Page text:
1. Individuals and interactions over processes and tools
  2. Providing value over documentation 
  3. Collaboration over negotiation
  4. Responding to change over following a plan


Although we recognize the need for those items on the right, we value those on the left more. What this means is that we believe the interactions and the relationships we create are more important than the processes or the tools we use. We don’t build houses so we can use a hammer. Yet, all too often businesses become dogmatic and very rigid about the processes or the tools they use. We can’t allow ourselves to be driven by this approach. We use those tools or those techniques or those processes that enable us to create the outcomes we’re trying to achieve. 

Secondly, it means that we understand the need to create documentation for the many tasks we perform but we place emphasis on the value we deliver rather than on the documentation. Documenting an outcome that doesn’t meet the needs of the customer is of little value. It’s not what we view as success. 

Thirdly, we have a mindset of collaboration; with our customers, with our vendors, with those we partner with in the course of our daily activities.  This doesn’t mean we don’t negotiate when we need to, but rather we value having a mindset of collaboration over one that is adversarial and where we negotiate, where there is a winner and a loser. Over the long run, this seldom works out or creates healthy relationships.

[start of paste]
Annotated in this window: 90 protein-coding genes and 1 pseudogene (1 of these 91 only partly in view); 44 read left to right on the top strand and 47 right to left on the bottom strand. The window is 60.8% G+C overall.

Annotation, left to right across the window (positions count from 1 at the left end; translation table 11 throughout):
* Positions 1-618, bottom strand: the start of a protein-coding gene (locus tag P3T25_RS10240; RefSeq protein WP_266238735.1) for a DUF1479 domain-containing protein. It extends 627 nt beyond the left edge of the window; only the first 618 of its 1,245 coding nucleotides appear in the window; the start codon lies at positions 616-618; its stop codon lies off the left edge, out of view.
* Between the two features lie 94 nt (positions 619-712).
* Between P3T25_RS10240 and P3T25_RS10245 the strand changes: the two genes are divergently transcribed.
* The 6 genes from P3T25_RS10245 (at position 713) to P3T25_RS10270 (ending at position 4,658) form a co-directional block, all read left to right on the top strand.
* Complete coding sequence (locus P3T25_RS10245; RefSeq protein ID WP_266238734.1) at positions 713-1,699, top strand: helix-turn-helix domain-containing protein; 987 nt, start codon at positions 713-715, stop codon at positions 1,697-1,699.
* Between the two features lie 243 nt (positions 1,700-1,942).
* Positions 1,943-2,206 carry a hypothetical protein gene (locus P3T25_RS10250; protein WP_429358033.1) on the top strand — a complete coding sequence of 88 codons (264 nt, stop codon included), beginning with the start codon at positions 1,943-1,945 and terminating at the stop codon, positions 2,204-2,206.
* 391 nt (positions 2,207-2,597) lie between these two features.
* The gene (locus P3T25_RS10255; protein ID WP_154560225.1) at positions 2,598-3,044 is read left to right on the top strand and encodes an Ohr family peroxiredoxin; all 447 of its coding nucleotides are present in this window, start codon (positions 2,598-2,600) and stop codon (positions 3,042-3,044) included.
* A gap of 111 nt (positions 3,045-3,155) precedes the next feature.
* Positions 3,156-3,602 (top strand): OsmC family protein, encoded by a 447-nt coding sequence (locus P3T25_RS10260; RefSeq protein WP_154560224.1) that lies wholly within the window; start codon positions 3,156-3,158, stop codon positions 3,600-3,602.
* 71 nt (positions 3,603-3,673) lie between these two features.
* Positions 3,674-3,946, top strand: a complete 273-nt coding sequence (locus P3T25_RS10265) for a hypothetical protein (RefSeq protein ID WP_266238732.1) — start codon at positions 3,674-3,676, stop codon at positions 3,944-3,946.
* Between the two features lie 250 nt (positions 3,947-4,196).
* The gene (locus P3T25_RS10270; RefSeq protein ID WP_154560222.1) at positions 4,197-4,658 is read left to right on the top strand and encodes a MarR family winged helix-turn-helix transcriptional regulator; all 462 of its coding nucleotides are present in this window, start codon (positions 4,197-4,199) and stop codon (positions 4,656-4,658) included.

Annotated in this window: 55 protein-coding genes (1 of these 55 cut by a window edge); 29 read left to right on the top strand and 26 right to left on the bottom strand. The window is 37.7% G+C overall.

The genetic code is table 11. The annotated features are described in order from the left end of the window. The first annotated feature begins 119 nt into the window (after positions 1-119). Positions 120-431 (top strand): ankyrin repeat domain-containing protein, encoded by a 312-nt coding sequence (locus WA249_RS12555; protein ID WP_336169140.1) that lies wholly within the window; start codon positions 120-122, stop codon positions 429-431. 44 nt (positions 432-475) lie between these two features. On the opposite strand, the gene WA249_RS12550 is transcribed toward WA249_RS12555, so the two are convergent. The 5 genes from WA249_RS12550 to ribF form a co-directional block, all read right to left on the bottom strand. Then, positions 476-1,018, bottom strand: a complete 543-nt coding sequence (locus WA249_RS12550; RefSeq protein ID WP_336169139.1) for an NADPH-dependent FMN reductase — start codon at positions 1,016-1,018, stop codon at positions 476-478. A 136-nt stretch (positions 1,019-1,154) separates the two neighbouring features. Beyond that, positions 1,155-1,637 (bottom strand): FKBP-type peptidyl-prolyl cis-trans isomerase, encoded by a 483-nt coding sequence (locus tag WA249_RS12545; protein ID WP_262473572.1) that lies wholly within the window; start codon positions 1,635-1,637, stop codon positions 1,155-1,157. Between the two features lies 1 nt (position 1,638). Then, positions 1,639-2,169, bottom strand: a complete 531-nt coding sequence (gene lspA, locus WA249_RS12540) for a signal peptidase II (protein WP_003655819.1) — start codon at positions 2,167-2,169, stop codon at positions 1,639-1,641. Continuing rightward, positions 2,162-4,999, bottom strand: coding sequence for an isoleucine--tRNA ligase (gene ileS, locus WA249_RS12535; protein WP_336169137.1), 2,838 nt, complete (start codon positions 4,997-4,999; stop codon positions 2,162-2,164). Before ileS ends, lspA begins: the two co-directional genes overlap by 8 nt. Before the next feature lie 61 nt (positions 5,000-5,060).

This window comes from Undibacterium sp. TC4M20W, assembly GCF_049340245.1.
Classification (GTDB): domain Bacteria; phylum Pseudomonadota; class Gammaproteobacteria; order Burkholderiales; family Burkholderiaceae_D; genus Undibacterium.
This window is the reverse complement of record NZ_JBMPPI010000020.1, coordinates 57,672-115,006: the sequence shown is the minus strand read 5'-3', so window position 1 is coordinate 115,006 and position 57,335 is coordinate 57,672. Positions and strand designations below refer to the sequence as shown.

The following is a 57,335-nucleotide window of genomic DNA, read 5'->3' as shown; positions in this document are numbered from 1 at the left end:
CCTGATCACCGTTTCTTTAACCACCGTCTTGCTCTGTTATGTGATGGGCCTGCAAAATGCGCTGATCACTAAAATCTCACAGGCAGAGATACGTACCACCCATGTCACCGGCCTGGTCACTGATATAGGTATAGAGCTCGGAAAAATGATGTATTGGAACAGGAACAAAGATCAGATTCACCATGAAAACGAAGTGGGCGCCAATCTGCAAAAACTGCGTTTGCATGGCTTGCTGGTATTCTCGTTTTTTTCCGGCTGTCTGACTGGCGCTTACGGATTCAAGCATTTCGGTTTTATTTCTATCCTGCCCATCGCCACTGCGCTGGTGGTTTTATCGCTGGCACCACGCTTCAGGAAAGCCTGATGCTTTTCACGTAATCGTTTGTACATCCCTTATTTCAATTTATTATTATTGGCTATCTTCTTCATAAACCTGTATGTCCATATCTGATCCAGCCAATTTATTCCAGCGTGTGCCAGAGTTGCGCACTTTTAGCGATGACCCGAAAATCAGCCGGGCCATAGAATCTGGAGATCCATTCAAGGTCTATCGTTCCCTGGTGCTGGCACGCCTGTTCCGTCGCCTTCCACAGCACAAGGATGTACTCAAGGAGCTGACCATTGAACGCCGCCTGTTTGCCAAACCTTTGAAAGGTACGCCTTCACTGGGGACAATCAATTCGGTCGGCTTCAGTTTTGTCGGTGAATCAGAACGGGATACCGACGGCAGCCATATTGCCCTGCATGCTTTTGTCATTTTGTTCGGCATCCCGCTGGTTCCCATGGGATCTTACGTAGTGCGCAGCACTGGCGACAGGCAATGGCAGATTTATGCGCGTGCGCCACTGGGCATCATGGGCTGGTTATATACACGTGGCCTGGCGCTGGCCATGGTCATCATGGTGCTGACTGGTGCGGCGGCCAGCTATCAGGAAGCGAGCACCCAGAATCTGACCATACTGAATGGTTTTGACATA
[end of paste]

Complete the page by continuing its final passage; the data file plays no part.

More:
Finally, we recognize and accept the need to plan. There’s a lot of truth to the old adage that if we fail to plan, we’re planning to fail. Of course, we plan, but we recognize that in a dynamic environment where circumstances can and do change, often with little warning, we adjust and refine those plans to meet the current needs. In too many transformation projects, we stick to the plan or are too slow to respond to changing circumstances.

In an Agile transformation, project teams work iteratively and incrementally towards the desired solution. More specifically, cross-functional teams work on the issues or challenges through a series of sprints or time-boxed periods to ensure the quality of products or services and allowing the team to adapt to changes along the way. It embeds collaboration between the team and its customers throughout the course of the project or transformation. 

It’s a much safer approach because it allows teams to respond to any changes over the course of the project and ensures the transformation remains aligned to the goals of the organization.